Fetal Heart Monitoring: How Mistakes Happen in Labor and Delivery

Fetal Heart Monitoring: How Mistakes Happen in Labor and Delivery

By Giles Manley, M.D.
CP Family Network Medical Director

Parents should learn how to read Electronic Fetal Monitoring results so that they'll know when to request medical intervention.Electronic fetal heart monitoring is used in nearly all hospital births in the U.S. The technology has been around for decades. But medical records of brain-injured infants I review each week frequently show that although fetal monitoring was showing the baby was experiencing high levels of distress while still in the womb, nurses or doctors failed to take appropriate action.


What is Electronic Fetal Monitoring?

Electronic Fetal Monitoring (EFM) involves hooking the laboring mother up to a machine that records the baby’s heart rate. Changes to the heart rate, which are indicated on a graph called a tracing that is printed out by the monitor, can indicate that a baby is being deprived of oxygen for some reason, such as the cord wrapped around its neck. If the tracings show unusually high or prolonged stress, it may be critical to take the baby by C-section to avoid brain injury from lack of oxygen.


Why do Mistakes Occur?

Medical best practices are clear about how to interpret tracings and when to take action. But preventable mistakes still happen. There are several reasons for this:

  • Different medical and nursing school programs use different terminology to describe tracings. The American College of OB/GYN is taking steps to prevent this, but old terms have a way of hanging around and can affect communications among people trained differently.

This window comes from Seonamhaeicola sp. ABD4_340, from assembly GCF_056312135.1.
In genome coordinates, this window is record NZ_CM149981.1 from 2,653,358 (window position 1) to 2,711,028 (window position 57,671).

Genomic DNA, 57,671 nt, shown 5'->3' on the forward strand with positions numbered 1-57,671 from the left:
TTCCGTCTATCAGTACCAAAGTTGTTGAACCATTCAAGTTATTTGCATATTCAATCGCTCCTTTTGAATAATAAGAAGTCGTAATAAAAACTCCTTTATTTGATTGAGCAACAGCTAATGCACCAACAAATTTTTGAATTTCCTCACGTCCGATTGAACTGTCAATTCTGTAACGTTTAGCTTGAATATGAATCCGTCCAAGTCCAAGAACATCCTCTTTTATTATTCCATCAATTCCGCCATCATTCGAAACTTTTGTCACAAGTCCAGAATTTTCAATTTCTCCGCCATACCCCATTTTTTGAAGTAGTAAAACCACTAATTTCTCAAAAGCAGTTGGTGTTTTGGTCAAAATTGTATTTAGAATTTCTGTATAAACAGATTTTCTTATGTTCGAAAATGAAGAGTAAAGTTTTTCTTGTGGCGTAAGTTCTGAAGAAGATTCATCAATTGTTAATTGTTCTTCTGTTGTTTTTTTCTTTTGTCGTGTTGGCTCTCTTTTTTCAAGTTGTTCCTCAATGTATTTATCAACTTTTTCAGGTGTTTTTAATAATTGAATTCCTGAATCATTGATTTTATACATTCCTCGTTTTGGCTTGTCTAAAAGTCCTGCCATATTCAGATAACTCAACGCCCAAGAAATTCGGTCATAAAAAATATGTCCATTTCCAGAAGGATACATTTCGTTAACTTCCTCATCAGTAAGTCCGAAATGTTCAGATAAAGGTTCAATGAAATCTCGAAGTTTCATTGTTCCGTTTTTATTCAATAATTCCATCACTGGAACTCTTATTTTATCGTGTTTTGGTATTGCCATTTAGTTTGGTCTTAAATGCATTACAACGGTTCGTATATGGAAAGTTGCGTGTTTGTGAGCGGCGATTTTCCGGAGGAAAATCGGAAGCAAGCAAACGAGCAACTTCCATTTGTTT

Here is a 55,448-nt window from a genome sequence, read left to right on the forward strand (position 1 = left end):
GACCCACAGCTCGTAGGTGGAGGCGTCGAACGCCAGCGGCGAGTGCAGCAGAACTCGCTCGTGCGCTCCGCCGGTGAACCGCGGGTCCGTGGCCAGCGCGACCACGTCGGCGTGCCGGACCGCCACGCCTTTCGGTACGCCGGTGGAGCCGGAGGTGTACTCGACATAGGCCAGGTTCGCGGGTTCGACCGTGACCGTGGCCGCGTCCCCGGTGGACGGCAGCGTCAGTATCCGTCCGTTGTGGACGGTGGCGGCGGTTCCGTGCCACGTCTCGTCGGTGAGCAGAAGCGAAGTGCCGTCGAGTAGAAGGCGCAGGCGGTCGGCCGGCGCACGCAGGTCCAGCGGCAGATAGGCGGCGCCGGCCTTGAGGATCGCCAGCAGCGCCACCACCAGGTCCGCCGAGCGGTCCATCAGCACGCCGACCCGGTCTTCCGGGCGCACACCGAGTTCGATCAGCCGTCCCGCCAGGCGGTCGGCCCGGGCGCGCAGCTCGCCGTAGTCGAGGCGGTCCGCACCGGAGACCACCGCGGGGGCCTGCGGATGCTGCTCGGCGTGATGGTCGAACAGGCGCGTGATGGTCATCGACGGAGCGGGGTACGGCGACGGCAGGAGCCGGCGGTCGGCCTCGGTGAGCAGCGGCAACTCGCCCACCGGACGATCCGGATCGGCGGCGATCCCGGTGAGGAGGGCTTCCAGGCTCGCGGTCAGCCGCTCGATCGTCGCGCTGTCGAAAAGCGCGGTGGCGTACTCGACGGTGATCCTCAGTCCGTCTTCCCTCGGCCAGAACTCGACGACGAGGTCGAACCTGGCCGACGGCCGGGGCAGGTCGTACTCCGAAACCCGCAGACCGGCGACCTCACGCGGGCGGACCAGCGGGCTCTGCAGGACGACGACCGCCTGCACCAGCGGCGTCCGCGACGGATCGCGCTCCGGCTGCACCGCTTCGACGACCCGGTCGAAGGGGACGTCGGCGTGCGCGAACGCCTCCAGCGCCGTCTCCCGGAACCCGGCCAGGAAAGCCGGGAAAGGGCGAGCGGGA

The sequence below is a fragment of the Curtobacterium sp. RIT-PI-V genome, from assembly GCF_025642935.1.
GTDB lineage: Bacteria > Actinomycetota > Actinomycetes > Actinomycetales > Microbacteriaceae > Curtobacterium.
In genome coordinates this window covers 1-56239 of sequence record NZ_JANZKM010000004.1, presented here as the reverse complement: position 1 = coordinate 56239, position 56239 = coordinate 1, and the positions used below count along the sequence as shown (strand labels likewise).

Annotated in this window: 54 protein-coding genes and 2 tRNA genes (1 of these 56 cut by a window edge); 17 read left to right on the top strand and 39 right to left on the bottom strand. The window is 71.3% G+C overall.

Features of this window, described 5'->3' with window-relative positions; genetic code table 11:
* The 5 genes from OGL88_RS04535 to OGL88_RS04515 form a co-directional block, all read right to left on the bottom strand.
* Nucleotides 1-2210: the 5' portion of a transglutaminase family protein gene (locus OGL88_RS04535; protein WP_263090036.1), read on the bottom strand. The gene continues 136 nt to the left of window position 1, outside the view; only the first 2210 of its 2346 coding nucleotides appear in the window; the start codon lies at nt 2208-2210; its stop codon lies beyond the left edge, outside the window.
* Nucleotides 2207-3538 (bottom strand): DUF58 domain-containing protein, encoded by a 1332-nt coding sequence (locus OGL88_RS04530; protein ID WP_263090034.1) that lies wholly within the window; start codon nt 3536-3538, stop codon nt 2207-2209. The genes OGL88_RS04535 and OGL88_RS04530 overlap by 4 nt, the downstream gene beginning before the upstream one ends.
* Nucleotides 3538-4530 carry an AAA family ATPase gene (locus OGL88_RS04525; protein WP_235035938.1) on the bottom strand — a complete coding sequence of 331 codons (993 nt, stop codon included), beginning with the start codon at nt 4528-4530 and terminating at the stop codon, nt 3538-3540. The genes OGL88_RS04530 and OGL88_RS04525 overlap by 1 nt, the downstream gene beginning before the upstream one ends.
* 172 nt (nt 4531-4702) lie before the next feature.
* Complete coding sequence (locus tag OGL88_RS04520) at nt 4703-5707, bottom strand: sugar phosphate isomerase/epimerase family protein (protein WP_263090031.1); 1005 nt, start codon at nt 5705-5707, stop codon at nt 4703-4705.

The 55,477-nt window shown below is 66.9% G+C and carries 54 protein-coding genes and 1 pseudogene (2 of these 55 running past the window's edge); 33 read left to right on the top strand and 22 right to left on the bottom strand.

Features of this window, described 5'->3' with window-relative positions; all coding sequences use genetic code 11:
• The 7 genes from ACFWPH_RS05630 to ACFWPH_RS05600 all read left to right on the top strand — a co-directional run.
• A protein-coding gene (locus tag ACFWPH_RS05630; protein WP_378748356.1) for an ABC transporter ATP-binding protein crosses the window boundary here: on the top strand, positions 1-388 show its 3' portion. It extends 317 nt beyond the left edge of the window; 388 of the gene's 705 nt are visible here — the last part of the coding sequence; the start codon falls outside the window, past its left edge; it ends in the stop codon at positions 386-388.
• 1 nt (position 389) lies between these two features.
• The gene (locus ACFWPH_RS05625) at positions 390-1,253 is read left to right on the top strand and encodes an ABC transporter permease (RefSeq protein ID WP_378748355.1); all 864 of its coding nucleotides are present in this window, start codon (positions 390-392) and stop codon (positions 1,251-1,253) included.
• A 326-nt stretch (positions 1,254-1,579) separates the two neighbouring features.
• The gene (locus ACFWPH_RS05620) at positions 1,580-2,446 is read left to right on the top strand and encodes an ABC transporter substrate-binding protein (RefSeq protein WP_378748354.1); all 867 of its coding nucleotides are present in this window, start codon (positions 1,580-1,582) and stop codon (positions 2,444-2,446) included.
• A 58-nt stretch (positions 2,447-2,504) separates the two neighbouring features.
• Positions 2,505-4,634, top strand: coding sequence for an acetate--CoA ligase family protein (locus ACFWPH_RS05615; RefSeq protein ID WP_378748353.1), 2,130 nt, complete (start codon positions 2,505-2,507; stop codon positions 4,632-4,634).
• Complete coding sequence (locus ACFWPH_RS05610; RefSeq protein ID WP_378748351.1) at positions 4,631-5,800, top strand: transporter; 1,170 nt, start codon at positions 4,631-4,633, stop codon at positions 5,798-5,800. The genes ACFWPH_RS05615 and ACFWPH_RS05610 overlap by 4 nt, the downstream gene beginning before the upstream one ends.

• Nurses delay alerting doctors to signs of worrisome tracings. They may hesitate to “bother” the doctor, or they may keep trying other techniques, such as turning a laboring mother to her left side or suggesting she squat, to try to alter the situation.
  • A doctor’s order for an emergency C-section isn’t carried out within 30 minutes because of staffing or facility issues or simple miscommunication.

These situations, and others like them, are why I tell parents to learn enough about EFM to know when they ought to be insisting that a doctor be called or that the baby be taken by C-section. It is far better to start insisting on a C-section that later isn’t needed (if tracings return to normal), than to need one and not get it done in time.


Tips for Expectant Parents

In an effort to prevent possible birth injuries, I recommend parents:

  • Tell your labor and delivery team you want to be informed about any evidence that oxygen levels to your baby have dropped and what action is being considered.
  • Confirm that an obstetrician and anesthesiologist are in-house and available to respond in an emergency situation.
  • Know the chain of command in the hospital so that if you feel your concerns are being ignored, you know who to call for a second opinion and intervention. The chain is initiated by getting the charge nurse or nurse manager involved immediately.
  • Encourage expectant couples you know, especially those with high-risk pregnancies, to learn about EFM.

As a board-certified obstetrician for more than 20 years, I know how important it is that parents take an active role in labor and delivery decisions. Learning about fetal heart monitoring should be a part of every expectant parent’s birthing education. To read more about EFM, see my blog Expectant Parents: Pay Attention to Fetal Monitoring During Labor.


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